How to Conduct Critical Conversations:: The PCA PREDICT™ Model: Part 2

Predict

In the first article of this three-part series, we discussed how challenging and critical conversations can have a hugely damaging impact on your future relationships if they go wrong. We then outlined the PCA PREDICT™ model as a structured and systematic framework that allows you to prepare for and then successfully conduct such conversations. The first article in the series can be viewed at this link: THE PCA PREDICT™ MODEL: PART 1

In this article, the second of the series, we’ll provide a headline summary explanation of each of the seven stages of the PCA PREDICT™ model. We’ll be discussing nuance and variation within the model in the third and final article of this series. Finally, we’ll follow up this series with some short but more in-depth blogs about each individual stage of the model.

PCA Predict ModelP is for Plan:

Intuitively, we all think we realise that this is often the stage we need to work on the most. Despite this, it’s often the stage that escapes us completely. For this reason, in our blog about Planning, we’ll give you firstly a specific set of questions to answer and secondly focused content for you to prepare, before you enter into any critical conversation.

R is for Rehearse:

This stage may be something that you don’t usually feel is important. However, just as you would hope that a sportsperson or musician would practise before any big performance, it’s vital that you find a way of integrating the rehearsal stage into your pre conversation process. We’ll give you some areas to focus on for this stage of the model, so that it feels more achievable in practice.

E is for Engage:

The first few moments of the conversation could have a definitive impact on what follows. Accordingly, in the Engage blog, we’ll suggest a few key skills that you need to employ fully and ‘switch on’ right from the outset.

D is for Deliver:

Of course, we all think we know what the message is that we’re intending to convey. However, more often than not, this doesn’t quite translate into practice the way we had hoped it would. In the Deliver blog, we’ll give you some clear tools to make sure that the message you intend to deliver is the message that is received.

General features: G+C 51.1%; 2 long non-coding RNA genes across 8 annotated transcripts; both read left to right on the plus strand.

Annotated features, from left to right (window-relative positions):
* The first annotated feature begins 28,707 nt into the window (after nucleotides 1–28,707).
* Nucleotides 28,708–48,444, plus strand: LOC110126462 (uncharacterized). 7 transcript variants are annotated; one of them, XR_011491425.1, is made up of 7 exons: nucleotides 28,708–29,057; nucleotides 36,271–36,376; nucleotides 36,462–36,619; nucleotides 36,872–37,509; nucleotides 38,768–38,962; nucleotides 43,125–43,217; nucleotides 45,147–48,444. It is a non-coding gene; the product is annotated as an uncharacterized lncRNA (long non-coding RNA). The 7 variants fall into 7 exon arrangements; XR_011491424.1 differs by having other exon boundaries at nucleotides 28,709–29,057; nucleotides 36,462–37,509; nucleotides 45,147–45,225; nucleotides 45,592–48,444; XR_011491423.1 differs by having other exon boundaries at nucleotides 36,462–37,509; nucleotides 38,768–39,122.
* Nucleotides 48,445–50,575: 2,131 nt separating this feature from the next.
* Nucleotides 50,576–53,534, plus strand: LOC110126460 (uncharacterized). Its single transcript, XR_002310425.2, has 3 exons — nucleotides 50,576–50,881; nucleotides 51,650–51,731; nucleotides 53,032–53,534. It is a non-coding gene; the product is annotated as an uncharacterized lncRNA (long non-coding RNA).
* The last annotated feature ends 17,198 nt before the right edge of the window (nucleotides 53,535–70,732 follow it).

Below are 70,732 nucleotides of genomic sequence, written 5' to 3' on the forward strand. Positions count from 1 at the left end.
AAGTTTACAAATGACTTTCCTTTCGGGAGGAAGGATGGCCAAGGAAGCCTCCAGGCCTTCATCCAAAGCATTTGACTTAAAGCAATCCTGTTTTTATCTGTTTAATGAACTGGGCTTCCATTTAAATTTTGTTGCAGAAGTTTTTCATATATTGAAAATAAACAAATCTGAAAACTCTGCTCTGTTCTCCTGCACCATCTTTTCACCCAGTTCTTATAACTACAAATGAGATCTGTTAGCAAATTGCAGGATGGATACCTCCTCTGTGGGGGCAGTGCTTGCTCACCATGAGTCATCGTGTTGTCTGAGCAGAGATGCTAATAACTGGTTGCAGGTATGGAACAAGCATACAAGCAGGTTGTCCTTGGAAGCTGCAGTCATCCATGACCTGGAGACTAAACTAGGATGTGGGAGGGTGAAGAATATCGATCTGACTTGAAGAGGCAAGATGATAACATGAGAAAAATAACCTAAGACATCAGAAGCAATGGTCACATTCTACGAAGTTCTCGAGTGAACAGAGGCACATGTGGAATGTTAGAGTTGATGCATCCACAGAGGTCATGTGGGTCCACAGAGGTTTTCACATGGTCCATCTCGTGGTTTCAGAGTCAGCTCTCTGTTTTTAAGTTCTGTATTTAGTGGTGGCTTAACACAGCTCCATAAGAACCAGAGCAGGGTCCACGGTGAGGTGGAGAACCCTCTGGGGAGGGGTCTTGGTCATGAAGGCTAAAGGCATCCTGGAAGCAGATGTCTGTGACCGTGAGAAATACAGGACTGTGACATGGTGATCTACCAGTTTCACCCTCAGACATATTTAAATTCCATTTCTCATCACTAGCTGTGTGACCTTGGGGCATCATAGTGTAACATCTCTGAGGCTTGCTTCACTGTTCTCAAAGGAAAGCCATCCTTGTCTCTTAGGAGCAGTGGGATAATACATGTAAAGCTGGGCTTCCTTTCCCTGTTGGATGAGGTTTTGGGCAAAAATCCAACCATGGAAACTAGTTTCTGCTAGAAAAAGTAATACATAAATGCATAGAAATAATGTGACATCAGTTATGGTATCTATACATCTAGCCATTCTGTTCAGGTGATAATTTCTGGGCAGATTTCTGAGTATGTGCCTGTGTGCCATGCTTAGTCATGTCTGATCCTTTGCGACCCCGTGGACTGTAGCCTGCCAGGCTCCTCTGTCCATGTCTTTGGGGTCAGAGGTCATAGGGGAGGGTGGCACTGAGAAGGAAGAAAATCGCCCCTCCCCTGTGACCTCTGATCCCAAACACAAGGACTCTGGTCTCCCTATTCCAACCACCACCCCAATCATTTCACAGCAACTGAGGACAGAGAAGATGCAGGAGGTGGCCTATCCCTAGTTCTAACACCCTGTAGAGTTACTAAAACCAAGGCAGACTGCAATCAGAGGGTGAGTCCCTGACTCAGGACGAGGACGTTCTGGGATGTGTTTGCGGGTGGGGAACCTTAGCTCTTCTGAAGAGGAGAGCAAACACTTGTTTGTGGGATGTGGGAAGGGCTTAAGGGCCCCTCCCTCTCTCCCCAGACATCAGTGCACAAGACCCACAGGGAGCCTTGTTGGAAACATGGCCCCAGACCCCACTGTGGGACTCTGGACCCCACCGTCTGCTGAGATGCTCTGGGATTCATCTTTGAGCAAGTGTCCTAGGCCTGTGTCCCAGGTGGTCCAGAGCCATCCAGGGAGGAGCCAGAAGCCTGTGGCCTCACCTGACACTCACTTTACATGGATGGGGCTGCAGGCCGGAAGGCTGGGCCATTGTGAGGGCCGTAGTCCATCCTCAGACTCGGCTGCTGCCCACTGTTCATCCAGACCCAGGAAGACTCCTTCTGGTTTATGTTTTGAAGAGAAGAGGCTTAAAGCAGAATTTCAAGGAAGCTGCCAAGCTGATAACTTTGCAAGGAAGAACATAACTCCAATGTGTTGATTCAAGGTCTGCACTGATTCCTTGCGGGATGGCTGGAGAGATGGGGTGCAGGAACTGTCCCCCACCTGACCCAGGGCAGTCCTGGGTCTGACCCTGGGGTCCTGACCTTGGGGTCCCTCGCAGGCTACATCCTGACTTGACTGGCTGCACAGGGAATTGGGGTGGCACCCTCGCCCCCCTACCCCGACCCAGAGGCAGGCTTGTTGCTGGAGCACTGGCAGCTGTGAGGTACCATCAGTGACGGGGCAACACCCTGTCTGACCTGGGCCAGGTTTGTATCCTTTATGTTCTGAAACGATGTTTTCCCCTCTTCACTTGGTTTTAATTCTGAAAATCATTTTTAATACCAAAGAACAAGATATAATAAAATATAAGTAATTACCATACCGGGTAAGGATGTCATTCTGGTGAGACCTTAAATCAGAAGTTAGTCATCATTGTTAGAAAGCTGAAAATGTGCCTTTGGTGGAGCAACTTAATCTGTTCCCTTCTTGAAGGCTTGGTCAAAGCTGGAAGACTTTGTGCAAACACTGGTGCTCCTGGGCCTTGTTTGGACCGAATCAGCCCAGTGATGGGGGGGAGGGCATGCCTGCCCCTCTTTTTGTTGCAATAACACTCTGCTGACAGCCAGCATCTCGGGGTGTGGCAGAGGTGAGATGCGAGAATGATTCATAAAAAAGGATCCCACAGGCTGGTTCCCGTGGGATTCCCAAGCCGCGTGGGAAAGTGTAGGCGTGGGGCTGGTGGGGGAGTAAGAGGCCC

I is for Investigate:

Questioning and data collection is absolutely vital if we’re going to reach a win:win, mutually beneficial conclusion. However, this is not something that we intuitively do when faced with challenging people or difficult situations. At this stage, we focus on how to make sure you’re both asking the right questions and listening in the right way.

C is for Collaborate:

Ideally, you’re going to find that win:win outcome and get crucial buy-in from the other person, which will help to establish a long-term, mutually profitable relationship with them. However, when you’re looking to achieve all of this, there’s only so far that hitting them with a big stick, or dangling an equally large carrot, can go. In the Collaborate blog, we’ll show you why and how collaboration is your best friend when it comes to critical conversations.

T is for Translate:

There’s no point in carrying out stages 1-6 to perfection, if you then fail to translate any of it into future action. At the final stage of the process, we’ll give you some clear tools that will enable you to turn all of your good work into some tangible results.

Author: Chris Fuller

Used to working in pressurised environments and excel at finding effective, commercially-minded solutions that meet both budgetary and deadline constraints. With strong negotiation and communication skills, I’m able to work effectively at all levels within an organisation, independently and as part of a team. My portfolio of work which shows how I continually achieved my goals in Health & Safety, Procurement, Resource & Strategy Management, Project Management and Relocation Management, to name a few. I am multi-skilled and have an abundance of drive and passion for getting the right job done, by using methodical thinking and organisational skills that I will blend with your organisation’s culture.

Specialties:
* belief in the organisation
* desire to work to make things better
* understanding of business context and the ‘bigger picture’
* respectful of, and helpful to, colleagues
* willingness to ‘go the extra mile’
* keeping up to date with developments in the field

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HOW TO CONDUCT CRITICAL CONVERSATIONS: THE PCA PREDICT™ MODEL